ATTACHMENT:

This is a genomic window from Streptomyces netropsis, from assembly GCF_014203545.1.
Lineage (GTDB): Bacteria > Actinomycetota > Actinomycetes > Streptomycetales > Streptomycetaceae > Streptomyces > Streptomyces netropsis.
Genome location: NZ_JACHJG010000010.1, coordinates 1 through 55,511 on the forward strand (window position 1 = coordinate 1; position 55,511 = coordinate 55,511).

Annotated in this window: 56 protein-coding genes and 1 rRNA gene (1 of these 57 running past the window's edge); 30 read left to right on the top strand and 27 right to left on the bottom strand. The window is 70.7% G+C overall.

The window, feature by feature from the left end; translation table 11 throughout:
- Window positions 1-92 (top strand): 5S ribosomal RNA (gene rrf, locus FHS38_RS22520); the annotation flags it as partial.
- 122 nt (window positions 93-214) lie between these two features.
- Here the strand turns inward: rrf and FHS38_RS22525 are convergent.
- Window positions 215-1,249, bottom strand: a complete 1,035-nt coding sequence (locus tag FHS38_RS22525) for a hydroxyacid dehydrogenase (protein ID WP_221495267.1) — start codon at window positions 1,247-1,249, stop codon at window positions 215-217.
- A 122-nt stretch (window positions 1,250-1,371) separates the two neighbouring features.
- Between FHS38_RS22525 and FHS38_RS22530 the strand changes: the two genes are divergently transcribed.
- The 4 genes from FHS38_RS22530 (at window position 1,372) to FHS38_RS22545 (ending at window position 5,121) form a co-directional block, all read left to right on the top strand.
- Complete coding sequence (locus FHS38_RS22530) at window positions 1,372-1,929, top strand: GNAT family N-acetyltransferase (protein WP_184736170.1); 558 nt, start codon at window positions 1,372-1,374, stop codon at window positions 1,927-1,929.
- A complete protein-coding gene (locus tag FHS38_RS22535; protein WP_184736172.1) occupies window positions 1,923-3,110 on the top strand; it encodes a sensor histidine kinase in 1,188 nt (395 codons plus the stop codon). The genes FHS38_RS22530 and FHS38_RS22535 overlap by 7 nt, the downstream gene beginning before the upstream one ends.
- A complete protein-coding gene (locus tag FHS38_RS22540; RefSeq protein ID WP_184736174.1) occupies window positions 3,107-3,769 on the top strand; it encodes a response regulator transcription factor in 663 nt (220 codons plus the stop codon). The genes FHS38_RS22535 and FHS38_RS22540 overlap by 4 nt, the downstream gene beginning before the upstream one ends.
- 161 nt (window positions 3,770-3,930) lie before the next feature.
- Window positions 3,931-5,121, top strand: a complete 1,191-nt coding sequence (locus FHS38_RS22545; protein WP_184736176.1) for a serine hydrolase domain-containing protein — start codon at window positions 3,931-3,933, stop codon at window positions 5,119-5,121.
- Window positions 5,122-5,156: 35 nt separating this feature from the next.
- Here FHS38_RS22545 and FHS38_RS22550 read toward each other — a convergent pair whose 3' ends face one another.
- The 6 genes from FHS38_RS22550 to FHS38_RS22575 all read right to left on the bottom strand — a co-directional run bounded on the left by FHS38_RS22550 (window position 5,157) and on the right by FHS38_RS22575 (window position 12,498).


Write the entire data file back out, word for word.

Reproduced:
This is a genomic window from Streptomyces netropsis, from assembly GCF_014203545.1.
Lineage (GTDB): Bacteria > Actinomycetota > Actinomycetes > Streptomycetales > Streptomycetaceae > Streptomyces > Streptomyces netropsis.
Genome location: NZ_JACHJG010000010.1, coordinates 1 through 55,511 on the forward strand (window position 1 = coordinate 1; position 55,511 = coordinate 55,511).

Annotated in this window: 56 protein-coding genes and 1 rRNA gene (1 of these 57 running past the window's edge); 30 read left to right on the top strand and 27 right to left on the bottom strand. The window is 70.7% G+C overall.

The window, feature by feature from the left end; translation table 11 throughout:
- Window positions 1-92 (top strand): 5S ribosomal RNA (gene rrf, locus FHS38_RS22520); the annotation flags it as partial.
- 122 nt (window positions 93-214) lie between these two features.
- Here the strand turns inward: rrf and FHS38_RS22525 are convergent.
- Window positions 215-1,249, bottom strand: a complete 1,035-nt coding sequence (locus tag FHS38_RS22525) for a hydroxyacid dehydrogenase (protein ID WP_221495267.1) — start codon at window positions 1,247-1,249, stop codon at window positions 215-217.
- A 122-nt stretch (window positions 1,250-1,371) separates the two neighbouring features.
- Between FHS38_RS22525 and FHS38_RS22530 the strand changes: the two genes are divergently transcribed.
- The 4 genes from FHS38_RS22530 (at window position 1,372) to FHS38_RS22545 (ending at window position 5,121) form a co-directional block, all read left to right on the top strand.
- Complete coding sequence (locus FHS38_RS22530) at window positions 1,372-1,929, top strand: GNAT family N-acetyltransferase (protein WP_184736170.1); 558 nt, start codon at window positions 1,372-1,374, stop codon at window positions 1,927-1,929.
- A complete protein-coding gene (locus tag FHS38_RS22535; protein WP_184736172.1) occupies window positions 1,923-3,110 on the top strand; it encodes a sensor histidine kinase in 1,188 nt (395 codons plus the stop codon). The genes FHS38_RS22530 and FHS38_RS22535 overlap by 7 nt, the downstream gene beginning before the upstream one ends.
- A complete protein-coding gene (locus tag FHS38_RS22540; RefSeq protein ID WP_184736174.1) occupies window positions 3,107-3,769 on the top strand; it encodes a response regulator transcription factor in 663 nt (220 codons plus the stop codon). The genes FHS38_RS22535 and FHS38_RS22540 overlap by 4 nt, the downstream gene beginning before the upstream one ends.
- 161 nt (window positions 3,770-3,930) lie before the next feature.
- Window positions 3,931-5,121, top strand: a complete 1,191-nt coding sequence (locus FHS38_RS22545; protein WP_184736176.1) for a serine hydrolase domain-containing protein — start codon at window positions 3,931-3,933, stop codon at window positions 5,119-5,121.
- Window positions 5,122-5,156: 35 nt separating this feature from the next.
- Here FHS38_RS22545 and FHS38_RS22550 read toward each other — a convergent pair whose 3' ends face one another.
- The 6 genes from FHS38_RS22550 to FHS38_RS22575 all read right to left on the bottom strand — a co-directional run bounded on the left by FHS38_RS22550 (window position 5,157) and on the right by FHS38_RS22575 (window position 12,498).